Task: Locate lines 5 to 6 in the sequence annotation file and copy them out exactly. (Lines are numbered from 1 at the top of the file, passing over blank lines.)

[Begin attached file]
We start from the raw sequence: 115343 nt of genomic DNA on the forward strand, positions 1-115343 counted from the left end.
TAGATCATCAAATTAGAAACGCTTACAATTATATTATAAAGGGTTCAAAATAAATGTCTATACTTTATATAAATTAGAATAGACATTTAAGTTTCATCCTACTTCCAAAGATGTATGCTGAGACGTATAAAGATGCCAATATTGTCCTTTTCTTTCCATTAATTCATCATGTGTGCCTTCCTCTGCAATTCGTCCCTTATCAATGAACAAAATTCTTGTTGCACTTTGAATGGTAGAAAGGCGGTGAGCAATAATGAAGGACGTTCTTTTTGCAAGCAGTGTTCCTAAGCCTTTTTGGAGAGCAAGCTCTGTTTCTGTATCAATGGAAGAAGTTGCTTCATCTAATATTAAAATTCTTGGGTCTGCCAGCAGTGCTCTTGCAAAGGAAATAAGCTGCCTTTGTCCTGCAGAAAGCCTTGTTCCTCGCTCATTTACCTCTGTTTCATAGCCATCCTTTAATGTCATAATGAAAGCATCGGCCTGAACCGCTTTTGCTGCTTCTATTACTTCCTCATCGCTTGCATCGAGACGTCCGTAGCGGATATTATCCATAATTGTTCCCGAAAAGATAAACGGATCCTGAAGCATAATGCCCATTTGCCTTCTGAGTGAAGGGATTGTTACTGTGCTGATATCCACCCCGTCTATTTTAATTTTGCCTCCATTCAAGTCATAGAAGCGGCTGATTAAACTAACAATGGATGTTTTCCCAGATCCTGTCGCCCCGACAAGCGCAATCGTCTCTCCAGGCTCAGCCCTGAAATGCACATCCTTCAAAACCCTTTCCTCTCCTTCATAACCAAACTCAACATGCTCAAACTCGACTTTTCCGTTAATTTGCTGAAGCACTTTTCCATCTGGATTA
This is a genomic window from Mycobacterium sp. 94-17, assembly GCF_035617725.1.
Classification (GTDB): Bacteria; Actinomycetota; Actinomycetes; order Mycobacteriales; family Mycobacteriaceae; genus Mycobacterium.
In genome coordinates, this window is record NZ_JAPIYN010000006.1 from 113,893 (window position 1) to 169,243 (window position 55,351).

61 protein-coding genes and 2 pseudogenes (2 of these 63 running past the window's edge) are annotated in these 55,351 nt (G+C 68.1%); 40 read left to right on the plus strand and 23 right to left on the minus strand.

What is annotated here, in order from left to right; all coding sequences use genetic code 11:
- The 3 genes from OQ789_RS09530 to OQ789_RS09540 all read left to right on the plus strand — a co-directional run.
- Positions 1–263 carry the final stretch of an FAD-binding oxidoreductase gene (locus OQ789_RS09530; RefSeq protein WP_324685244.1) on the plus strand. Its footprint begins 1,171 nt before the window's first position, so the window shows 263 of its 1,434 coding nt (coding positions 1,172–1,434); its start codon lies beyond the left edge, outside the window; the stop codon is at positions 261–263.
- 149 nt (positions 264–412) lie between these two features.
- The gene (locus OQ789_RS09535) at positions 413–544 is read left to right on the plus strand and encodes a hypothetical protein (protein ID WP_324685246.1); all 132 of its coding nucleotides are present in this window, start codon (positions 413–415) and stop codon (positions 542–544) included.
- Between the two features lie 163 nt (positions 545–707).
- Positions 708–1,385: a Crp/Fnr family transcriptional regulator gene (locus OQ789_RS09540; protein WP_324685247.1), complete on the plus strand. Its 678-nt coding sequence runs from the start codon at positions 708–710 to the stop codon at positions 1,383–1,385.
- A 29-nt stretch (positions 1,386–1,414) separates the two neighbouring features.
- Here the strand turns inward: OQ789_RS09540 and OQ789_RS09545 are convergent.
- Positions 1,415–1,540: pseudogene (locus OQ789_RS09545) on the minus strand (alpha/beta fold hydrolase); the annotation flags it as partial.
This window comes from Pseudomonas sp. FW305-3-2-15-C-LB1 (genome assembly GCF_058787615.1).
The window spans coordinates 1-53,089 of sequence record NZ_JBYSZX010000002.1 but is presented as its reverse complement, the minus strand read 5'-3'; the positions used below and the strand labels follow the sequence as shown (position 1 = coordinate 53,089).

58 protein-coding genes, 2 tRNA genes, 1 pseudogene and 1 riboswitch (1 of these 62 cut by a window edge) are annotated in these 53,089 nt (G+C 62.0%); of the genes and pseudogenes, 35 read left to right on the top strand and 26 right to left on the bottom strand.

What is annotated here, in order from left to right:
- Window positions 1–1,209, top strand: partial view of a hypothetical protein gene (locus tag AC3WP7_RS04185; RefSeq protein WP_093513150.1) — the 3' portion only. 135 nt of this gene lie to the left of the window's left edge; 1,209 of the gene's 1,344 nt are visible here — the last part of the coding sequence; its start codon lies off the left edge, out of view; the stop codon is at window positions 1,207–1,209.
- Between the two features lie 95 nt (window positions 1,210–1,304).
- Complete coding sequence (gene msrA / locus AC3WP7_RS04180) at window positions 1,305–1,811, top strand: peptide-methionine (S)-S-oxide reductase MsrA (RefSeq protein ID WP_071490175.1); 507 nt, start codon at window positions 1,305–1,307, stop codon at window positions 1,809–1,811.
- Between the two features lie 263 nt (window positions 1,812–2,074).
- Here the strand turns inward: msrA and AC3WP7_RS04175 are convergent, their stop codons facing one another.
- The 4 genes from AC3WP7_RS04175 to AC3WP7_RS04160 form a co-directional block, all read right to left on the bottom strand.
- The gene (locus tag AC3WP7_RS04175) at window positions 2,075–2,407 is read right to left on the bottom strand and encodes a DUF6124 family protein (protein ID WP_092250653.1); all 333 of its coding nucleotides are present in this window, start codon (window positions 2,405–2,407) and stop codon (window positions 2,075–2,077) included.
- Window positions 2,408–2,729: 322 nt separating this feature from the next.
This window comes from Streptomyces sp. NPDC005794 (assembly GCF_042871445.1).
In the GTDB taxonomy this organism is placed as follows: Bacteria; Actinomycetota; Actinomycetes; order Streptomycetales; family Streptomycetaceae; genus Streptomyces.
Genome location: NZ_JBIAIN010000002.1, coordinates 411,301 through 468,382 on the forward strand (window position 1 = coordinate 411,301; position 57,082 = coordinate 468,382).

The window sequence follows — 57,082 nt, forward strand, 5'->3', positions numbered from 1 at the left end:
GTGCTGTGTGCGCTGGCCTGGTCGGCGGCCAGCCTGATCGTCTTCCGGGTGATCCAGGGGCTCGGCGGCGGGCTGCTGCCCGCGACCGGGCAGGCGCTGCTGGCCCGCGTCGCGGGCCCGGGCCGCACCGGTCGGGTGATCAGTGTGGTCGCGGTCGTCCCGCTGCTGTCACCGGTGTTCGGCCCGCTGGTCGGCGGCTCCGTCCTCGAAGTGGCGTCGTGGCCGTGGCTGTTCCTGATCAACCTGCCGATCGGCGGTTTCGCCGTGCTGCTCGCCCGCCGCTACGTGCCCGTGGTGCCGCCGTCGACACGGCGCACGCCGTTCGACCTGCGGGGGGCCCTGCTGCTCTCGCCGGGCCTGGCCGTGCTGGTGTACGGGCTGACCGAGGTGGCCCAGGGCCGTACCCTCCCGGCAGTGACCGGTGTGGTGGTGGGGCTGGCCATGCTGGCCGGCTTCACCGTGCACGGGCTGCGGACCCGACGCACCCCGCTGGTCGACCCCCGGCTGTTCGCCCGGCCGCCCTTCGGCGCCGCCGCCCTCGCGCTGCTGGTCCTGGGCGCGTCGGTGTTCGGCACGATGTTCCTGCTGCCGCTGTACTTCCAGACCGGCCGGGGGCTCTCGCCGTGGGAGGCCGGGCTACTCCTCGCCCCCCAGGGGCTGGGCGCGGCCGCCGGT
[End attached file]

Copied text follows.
In genome coordinates, this window is record NZ_JAPIYN010000006.1 from 113,893 (window position 1) to 169,243 (window position 55,351).

61 protein-coding genes and 2 pseudogenes (2 of these 63 running past the window's edge) are annotated in these 55,351 nt (G+C 68.1%); 40 read left to right on the plus strand and 23 right to left on the minus strand.